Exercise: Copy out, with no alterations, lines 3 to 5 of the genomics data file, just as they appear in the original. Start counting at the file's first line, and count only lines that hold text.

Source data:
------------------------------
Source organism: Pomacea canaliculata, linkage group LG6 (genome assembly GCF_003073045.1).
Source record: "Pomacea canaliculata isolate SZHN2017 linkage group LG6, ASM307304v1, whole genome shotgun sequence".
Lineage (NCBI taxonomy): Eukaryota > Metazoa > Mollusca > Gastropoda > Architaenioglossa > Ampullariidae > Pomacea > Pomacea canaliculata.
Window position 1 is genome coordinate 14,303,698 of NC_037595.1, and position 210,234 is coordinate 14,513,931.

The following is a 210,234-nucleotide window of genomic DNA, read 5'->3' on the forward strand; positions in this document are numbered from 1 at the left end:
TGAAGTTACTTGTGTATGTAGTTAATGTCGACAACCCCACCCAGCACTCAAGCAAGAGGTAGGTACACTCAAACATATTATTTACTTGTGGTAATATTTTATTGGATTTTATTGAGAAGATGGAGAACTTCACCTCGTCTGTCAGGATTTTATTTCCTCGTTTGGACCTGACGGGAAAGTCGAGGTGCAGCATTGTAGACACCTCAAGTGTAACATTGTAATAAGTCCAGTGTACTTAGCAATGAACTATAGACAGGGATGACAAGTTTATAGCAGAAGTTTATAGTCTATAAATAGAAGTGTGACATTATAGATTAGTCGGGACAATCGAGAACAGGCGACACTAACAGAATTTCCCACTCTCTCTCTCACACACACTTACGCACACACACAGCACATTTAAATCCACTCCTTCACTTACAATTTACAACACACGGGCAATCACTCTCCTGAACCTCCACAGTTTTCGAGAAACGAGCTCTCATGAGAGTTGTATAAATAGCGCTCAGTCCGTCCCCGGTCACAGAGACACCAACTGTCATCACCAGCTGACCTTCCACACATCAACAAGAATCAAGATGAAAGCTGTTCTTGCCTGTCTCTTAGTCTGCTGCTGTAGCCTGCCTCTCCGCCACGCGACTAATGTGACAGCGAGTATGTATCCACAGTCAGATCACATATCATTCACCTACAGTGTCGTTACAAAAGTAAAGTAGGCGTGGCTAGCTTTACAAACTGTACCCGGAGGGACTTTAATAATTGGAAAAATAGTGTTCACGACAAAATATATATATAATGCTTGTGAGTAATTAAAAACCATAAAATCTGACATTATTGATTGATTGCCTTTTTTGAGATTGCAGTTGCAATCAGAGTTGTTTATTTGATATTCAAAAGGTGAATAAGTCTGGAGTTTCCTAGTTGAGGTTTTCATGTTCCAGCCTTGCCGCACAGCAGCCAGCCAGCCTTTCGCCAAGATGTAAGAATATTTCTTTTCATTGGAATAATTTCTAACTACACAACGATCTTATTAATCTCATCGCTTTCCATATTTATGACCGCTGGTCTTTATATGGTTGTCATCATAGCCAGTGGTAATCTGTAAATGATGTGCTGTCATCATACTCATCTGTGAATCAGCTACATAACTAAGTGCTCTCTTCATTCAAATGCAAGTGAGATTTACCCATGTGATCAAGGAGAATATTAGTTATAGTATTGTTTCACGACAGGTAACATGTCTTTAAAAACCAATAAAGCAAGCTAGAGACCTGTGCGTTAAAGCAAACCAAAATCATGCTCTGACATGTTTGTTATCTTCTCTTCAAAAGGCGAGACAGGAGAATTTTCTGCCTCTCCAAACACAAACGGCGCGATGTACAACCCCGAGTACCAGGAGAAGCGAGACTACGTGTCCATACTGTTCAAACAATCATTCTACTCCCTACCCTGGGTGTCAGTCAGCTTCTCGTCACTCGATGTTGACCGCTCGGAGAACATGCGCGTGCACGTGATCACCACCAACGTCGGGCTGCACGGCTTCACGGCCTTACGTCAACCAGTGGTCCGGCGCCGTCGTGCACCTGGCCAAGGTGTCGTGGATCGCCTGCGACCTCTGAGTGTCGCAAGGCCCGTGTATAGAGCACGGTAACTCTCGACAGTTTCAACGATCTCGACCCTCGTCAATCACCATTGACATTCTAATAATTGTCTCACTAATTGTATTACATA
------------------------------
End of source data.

Lineage (NCBI taxonomy): Eukaryota > Metazoa > Mollusca > Gastropoda > Architaenioglossa > Ampullariidae > Pomacea > Pomacea canaliculata.
Window position 1 is genome coordinate 14,303,698 of NC_037595.1, and position 210,234 is coordinate 14,513,931.

The following is a 210,234-nucleotide window of genomic DNA, read 5'->3' on the forward strand; positions in this document are numbered from 1 at the left end: